Batgirl – 2015 Weekly Writer Challenge: Gail Simone (Part 1)
52 weeks. 52 different writers. 2 trade paperbacks or hardcovers a week. Each week I’ll take a look at a different writer and read two different collected editions from within that person’s repertoire to help in the examination of their work.
Gail Simone was charged with spearheading the Batgirl reboot for the New 52 under DC Comics. Barbara Gordon is a character Simone was already more than familiar with, using her prominently during her Birds Of Prey run several years beforehand. With this reboot, Simone used the opportunity to introduce and tackle important social topics by including a transgender character as part of the primary cast to the book. It wasn’t all fun and games for Gail Simone on Batgirl though as she was temporarily fired from the book after just over a year into working on this new reboot. With outpouring fan support, Gail Simone was quickly reinstated on the book, finishing up her work with the book and character in September 2014.
Batgirl Volume 1: The Darkest Reflection
After being paralyzed from the waist down for the last three years, a miracle occurs that allows Barbara Gordon to take back up the mantle of Batgirl. Following a rare, experimental surgery, Barbara regains her ability to walk after being crippled from a brutal and surprising assault from the Joker in her own home. Barbara finds herself in a constant state of paranoia, having a hard time coming to terms with not only her recently returned mobility but adjusting back into the life of fighting crime as well. But there is no grace period for the newly returned hero as Batgirl must work quickly to stop the new villain, Mirror. Mirror hunts down his prey without prejudice, killing people who survived situations that should have resulted in their death, finishing them off because of how “undeserving” they are to continue living. Things go from bad to worse for Batgirl when she discovers that she appears on the Mirror’s hit list twice, being hunted down as both Barbara Gordon and Batgirl!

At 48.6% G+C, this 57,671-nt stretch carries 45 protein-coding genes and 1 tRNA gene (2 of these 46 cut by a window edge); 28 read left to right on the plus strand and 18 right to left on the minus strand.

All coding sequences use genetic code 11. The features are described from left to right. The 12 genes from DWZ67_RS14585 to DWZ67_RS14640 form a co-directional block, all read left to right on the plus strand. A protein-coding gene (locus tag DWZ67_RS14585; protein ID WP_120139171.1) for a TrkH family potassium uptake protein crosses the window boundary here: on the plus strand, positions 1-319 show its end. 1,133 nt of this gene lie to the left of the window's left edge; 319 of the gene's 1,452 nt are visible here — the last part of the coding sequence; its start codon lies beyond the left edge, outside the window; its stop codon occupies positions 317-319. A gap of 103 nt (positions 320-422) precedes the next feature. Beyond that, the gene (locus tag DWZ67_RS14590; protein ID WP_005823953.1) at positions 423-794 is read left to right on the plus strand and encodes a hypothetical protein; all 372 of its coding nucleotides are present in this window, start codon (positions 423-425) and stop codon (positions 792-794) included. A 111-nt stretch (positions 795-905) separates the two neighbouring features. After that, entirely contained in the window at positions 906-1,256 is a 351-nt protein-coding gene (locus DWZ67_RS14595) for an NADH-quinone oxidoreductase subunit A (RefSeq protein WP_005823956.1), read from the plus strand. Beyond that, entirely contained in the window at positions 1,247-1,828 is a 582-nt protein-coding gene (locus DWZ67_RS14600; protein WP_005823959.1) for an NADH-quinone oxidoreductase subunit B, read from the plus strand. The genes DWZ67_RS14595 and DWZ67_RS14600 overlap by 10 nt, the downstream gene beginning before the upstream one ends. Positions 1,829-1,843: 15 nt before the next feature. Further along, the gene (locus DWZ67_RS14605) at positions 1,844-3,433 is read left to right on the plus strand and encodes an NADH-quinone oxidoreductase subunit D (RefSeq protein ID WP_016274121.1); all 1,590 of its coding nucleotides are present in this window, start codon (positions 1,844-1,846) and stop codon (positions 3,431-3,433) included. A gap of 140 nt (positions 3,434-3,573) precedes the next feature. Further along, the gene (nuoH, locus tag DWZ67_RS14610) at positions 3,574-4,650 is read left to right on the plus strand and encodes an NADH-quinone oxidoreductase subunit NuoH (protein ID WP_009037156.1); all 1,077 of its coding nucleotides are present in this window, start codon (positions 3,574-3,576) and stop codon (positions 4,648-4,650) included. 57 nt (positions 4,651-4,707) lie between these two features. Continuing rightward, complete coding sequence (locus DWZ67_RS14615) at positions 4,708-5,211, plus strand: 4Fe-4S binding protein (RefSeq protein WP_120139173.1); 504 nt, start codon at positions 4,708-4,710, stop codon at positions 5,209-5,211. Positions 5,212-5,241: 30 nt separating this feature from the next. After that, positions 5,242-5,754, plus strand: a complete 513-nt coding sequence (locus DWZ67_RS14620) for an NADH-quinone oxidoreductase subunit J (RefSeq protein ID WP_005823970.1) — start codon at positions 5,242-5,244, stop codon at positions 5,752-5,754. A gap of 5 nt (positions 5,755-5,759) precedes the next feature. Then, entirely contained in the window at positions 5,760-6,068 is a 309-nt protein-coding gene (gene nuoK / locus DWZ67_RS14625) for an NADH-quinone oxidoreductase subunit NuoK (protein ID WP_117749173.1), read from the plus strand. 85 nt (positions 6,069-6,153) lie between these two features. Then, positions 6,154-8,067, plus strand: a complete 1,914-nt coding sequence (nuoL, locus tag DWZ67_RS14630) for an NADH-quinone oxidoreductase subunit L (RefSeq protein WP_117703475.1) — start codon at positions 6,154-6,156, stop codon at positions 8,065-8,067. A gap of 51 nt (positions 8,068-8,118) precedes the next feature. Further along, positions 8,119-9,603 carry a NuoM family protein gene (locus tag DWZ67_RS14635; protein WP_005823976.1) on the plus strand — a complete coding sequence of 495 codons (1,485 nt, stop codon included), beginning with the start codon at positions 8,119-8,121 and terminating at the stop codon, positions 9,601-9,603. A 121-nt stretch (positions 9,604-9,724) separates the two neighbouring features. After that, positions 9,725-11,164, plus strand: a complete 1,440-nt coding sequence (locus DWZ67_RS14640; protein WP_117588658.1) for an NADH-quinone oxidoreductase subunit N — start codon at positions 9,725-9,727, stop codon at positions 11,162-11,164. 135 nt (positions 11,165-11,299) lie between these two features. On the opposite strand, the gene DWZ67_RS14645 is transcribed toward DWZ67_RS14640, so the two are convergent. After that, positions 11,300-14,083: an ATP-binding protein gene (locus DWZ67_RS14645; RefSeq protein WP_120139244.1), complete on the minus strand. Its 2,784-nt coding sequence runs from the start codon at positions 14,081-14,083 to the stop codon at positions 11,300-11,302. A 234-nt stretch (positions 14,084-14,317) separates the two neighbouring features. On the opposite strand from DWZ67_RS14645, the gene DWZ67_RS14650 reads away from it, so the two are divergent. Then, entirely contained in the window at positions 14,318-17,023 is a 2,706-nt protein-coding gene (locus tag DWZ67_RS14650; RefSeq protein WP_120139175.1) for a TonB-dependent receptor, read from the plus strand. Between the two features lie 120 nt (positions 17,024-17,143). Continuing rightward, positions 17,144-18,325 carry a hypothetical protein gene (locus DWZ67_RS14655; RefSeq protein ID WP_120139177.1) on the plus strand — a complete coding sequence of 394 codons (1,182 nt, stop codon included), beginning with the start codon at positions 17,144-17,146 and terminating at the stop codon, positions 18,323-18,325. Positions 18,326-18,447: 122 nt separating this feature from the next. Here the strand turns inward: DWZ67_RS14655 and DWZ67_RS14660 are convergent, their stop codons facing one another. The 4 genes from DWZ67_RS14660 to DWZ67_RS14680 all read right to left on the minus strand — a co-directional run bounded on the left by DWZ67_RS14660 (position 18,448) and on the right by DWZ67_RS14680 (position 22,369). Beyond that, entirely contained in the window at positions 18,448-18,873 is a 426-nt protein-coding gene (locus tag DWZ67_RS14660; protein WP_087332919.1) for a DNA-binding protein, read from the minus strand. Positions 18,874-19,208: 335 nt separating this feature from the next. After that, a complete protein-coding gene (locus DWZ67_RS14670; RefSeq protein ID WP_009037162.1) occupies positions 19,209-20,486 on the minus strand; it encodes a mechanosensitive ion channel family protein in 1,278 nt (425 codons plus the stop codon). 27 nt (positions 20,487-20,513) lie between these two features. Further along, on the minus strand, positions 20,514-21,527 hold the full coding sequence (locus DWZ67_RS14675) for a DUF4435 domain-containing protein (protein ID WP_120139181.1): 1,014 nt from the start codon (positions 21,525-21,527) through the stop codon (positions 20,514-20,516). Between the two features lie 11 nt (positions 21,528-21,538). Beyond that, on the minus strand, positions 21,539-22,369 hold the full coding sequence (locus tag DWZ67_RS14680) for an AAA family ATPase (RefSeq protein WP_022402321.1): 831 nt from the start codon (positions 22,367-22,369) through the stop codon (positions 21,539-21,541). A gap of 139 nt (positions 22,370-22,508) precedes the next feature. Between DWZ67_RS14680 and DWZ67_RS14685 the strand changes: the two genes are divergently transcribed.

Gail Simone kick starts a whole new series of Batgirl stories with her first volume in the New 52. Simone is a writer who already had familiarity with Barbara Gordon and her other “alter ego” in previous years from her work on the series “Birds Of Prey”. Bringing in elements of previous Batgirl stories, Simone establishes a whole new timeline for the character with this relaunch, drawing on some horrific history associated with the character to add a flare of drama and mystery. Barbara Gordon was unexpected shot in the spine by the Joker three years before this story starts, confining her to a wheelchair for those years. Simone uses this to drive the plot forward, referencing the tragedy that allows for an air of mystery to the series. This incident is a driving force behind who Barbara has become over the years and as such, plays a strong, subtle role in developing a lot of her character beats.
Under Simone’s guidance, Barbara Gordon is a lot of things. She’s lacks confidence at times but then turns around to be incredibly confident. She’s stressed, tired, scared, timid and yet she is the polar opposite of all those things when she needs to be. This all establishes a great character dynamic for Barbara, showcasing what taking back up the mantle of Batgirl truly means for her psyche and overall quality of life. Simone strikes up this great balance of intrigue with action, highlighting that Batgirl is still technically supposed to be a detective whilst also being a crime fighter, something that can oft be forgotten about the Bat-family. All these characters like Batgirl are more than just butt whooping vigilantes, they’re also highly intelligent, something that Simone doesn’t forget. It’s a fun thing to see, how Simone tools around with the different aspects of Barbara’s personality in and out of her costume, making both sides of Barbara feel like independent characters from one another. Simone does an excellent job of doing small developments for the character of Barbara, with none greater example of that than how she handles having guns used against her during the story. Barbara still has trauma associated with the Joker shooting which causes her to freeze up when the villain of the first arc, Mirror, pulls a gun on her in the first issue. This results in Batgirl failing to do her job but Simone shows Barbara tackling this fear head on later on in the story, resulting in her becoming more comfortable with being shot at in later issues.